Right. That’s right, yeah. But you know with tight economic constraints and economics being what they are, risk has to be reduced as much as you can.

If you don’t take any risks then you cannot be—then you are wrong less frequently. That’s entirely correct. But then most of the major oil was found was when people took larger risks. So you know you can play it one way or the other.

Eventually the first real big discovery was Wattenberg. It’s a big gas field and was an interesting thing because most people even today don’t know that secret.

Wattenberg, the seismic was okay so you saw a big anticlinal complex. Clint Dawson decided to call it a duplex.

We knew what it looked like, but how did we know in all this maze of reflections whether it would be duplex and where the carbonates would be? Well, that’s getting lost. It was done by bald side refraction.

That would be refraction along a strike line. It gives you a much crisper definition of the leading edges of these structures. So as the strike perspective on folded belts, which is getting lost completely, even today.

So you have to—if you look around in various publications on folded belts, it’s normally single cross sections. If you look at the stuff we published in Canada, it has a long strike section which is the key to everything.

It doesn’t say it is the key to everything but—and I did the same in Italy. And the strike section allows you to go from good data and bad data area with less velocity

disturbance because the velocity disturbance along strikes are less than a cross strike. It’s very simple. Very simple stuff.

And that message is basically lost even today. Now today you can do it with—you could do it tomography but it’s the acquisition, how you lay out your lines when you are in the folded belt.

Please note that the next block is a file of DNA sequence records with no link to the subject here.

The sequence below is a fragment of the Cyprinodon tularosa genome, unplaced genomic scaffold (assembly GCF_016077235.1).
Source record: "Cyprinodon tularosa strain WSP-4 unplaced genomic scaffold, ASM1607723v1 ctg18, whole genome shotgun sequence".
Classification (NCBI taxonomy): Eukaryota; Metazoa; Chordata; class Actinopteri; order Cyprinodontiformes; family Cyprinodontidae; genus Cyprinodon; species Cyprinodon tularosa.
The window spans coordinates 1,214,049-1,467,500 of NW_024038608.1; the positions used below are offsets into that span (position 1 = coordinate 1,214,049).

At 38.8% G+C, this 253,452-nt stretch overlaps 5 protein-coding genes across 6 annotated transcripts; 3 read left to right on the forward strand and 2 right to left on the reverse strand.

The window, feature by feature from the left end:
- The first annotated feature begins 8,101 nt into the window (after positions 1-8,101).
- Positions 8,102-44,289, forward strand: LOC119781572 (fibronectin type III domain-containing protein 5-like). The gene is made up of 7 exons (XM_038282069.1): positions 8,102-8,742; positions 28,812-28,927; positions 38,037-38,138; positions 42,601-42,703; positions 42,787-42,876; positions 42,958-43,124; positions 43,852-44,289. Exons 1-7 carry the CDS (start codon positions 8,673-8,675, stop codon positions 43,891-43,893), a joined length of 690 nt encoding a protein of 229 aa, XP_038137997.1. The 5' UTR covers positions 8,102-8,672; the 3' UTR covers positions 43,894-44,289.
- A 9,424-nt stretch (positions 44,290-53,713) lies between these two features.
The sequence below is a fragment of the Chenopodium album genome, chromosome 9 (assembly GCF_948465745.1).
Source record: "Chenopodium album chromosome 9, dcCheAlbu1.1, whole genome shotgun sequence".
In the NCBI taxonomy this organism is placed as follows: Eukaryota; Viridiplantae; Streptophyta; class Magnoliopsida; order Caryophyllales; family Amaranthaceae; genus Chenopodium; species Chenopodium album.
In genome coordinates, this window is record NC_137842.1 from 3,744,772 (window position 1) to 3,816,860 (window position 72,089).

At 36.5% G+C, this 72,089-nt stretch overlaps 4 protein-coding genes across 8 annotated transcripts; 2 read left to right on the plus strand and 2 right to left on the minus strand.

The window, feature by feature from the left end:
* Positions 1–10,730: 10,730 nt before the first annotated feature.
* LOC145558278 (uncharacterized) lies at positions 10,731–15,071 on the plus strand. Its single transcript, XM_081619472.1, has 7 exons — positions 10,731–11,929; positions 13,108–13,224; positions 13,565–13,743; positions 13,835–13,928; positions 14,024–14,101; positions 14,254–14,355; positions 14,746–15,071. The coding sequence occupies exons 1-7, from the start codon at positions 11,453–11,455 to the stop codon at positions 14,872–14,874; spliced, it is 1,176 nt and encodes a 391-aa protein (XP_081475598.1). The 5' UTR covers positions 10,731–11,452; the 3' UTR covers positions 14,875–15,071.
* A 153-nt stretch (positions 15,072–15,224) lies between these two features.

You just don’t brute force yourself into it. Do cross sections and transects and 3D is the same. You got to look at that strike dimensions.

It looks a little bit better in 3D is of course the beauty that you get the time slices or depth slices which allow you to map things. But then I find out that most people don’t really know how to use depth slices.

Depth slices are only used as a crutch to interpret sections and for map things. But the depth slices in themselves, they are an enormous amount of geologic information off target which is a key to understanding what is going on.

So you have to go through the time slices and everything else and typically that’s not a use—structurally it’s not used. You rarely see time slices across folded belts.

 Anyway, we did that. We were successful and then people in Shell Canada decided we are good at this business and we want to see what else.

And what else was Sul Ross and we had a big mapping program then. We decided to map the whole Cordillera from Fort Nelson all the way to the Arctic Ocean.

It lasted for about four or five years. Typically a year we had six geological crews down. A crew—a geological crew was one helicopter, one party chief, about four or five geologists and I'm sitting in the field camp.

They all did the photo geology before they went out in the field. And then they verified what the photo geology was about so.

The support consisted out of an extra helicopter for emergencies and for myself, I was basically in charge of the technical part of the operation. So I had to for summers I could helicopter all the way from BC all the way to the Arctic coast-

which is why I know that area pretty well. It’s—then we have fixed support with a couple of others in these three. So it was a massive operation.